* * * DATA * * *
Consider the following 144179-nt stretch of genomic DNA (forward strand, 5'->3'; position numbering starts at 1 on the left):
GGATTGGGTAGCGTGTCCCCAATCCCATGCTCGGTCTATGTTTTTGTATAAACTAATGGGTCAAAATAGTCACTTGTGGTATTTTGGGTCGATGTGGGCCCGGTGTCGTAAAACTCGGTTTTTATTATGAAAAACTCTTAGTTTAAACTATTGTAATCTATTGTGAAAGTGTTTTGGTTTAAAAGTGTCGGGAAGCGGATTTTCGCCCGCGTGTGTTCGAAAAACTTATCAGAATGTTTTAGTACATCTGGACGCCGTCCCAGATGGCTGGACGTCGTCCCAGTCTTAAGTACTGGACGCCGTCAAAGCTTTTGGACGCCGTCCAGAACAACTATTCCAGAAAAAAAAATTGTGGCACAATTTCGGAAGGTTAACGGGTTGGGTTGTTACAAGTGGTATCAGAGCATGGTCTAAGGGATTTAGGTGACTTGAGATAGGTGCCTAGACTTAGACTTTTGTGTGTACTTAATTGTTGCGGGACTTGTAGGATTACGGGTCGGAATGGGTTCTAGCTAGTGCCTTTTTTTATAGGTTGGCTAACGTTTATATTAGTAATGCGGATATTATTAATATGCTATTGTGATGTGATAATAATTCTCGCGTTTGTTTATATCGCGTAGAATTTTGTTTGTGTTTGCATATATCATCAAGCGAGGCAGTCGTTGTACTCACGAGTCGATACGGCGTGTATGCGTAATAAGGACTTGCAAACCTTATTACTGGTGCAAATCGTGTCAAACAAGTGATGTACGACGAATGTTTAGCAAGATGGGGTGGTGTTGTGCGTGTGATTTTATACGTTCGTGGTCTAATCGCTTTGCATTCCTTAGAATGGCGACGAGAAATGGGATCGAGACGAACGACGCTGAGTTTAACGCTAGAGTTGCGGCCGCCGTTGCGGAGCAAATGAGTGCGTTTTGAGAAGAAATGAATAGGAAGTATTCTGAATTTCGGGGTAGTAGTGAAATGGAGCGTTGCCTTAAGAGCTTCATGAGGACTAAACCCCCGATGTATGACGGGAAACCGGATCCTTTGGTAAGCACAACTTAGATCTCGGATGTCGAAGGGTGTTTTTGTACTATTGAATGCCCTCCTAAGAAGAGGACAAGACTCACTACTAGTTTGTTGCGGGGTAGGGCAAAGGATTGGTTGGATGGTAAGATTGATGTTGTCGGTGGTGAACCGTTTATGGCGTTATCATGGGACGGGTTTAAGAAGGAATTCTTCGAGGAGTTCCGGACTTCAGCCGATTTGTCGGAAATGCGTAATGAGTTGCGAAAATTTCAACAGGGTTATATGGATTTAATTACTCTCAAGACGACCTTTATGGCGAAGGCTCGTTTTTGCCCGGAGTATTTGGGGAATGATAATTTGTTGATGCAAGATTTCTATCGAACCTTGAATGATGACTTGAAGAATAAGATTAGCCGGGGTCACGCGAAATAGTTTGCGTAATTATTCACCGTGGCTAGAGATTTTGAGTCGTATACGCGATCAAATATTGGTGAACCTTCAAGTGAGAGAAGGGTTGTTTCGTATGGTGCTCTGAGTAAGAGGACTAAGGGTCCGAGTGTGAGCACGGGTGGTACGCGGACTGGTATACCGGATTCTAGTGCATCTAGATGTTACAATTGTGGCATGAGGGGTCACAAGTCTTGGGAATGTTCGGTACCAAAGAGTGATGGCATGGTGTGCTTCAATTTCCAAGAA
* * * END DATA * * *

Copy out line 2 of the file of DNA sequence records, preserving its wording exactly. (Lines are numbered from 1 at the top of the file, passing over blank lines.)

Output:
GGATTGGGTAGCGTGTCCCCAATCCCATGCTCGGTCTATGTTTTTGTATAAACTAATGGGTCAAAATAGTCACTTGTGGTATTTTGGGTCGATGTGGGCCCGGTGTCGTAAAACTCGGTTTTTATTATGAAAAACTCTTAGTTTAAACTATTGTAATCTATTGTGAAAGTGTTTTGGTTTAAAAGTGTCGGGAAGCGGATTTTCGCCCGCGTGTGTTCGAAAAACTTATCAGAATGTTTTAGTACATCTGGACGCCGTCCCAGATGGCTGGACGTCGTCCCAGTCTTAAGTACTGGACGCCGTCAAAGCTTTTGGACGCCGTCCAGAACAACTATTCCAGAAAAAAAAATTGTGGCACAATTTCGGAAGGTTAACGGGTTGGGTTGTTACAAGTGGTATCAGAGCATGGTCTAAGGGATTTAGGTGACTTGAGATAGGTGCCTAGACTTAGACTTTTGTGTGTACTTAATTGTTGCGGGACTTGTAGGATTACGGGTCGGAATGGGTTCTAGCTAGTGCCTTTTTTTATAGGTTGGCTAACGTTTATATTAGTAATGCGGATATTATTAATATGCTATTGTGATGTGATAATAATTCTCGCGTTTGTTTATATCGCGTAGAATTTTGTTTGTGTTTGCATATATCATCAAGCGAGGCAGTCGTTGTACTCACGAGTCGATACGGCGTGTATGCGTAATAAGGACTTGCAAACCTTATTACTGGTGCAAATCGTGTCAAACAAGTGATGTACGACGAATGTTTAGCAAGATGGGGTGGTGTTGTGCGTGTGATTTTATACGTTCGTGGTCTAATCGCTTTGCATTCCTTAGAATGGCGACGAGAAATGGGATCGAGACGAACGACGCTGAGTTTAACGCTAGAGTTGCGGCCGCCGTTGCGGAGCAAATGAGTGCGTTTTGAGAAGAAATGAATAGGAAGTATTCTGAATTTCGGGGTAGTAGTGAAATGGAGCGTTGCCTTAAGAGCTTCATGAGGACTAAACCCCCGATGTATGACGGGAAACCGGATCCTTTGGTAAGCACAACTTAGATCTCGGATGTCGAAGGGTGTTTTTGTACTATTGAATGCCCTCCTAAGAAGAGGACAAGACTCACTACTAGTTTGTTGCGGGGTAGGGCAAAGGATTGGTTGGATGGTAAGATTGATGTTGTCGGTGGTGAACCGTTTATGGCGTTATCATGGGACGGGTTTAAGAAGGAATTCTTCGAGGAGTTCCGGACTTCAGCCGATTTGTCGGAAATGCGTAATGAGTTGCGAAAATTTCAACAGGGTTATATGGATTTAATTACTCTCAAGACGACCTTTATGGCGAAGGCTCGTTTTTGCCCGGAGTATTTGGGGAATGATAATTTGTTGATGCAAGATTTCTATCGAACCTTGAATGATGACTTGAAGAATAAGATTAGCCGGGGTCACGCGAAATAGTTTGCGTAATTATTCACCGTGGCTAGAGATTTTGAGTCGTATACGCGATCAAATATTGGTGAACCTTCAAGTGAGAGAAGGGTTGTTTCGTATGGTGCTCTGAGTAAGAGGACTAAGGGTCCGAGTGTGAGCACGGGTGGTACGCGGACTGGTATACCGGATTCTAGTGCATCTAGATGTTACAATTGTGGCATGAGGGGTCACAAGTCTTGGGAATGTTCGGTACCAAAGAGTGATGGCATGGTGTGCTTCAATTTCCAAGAA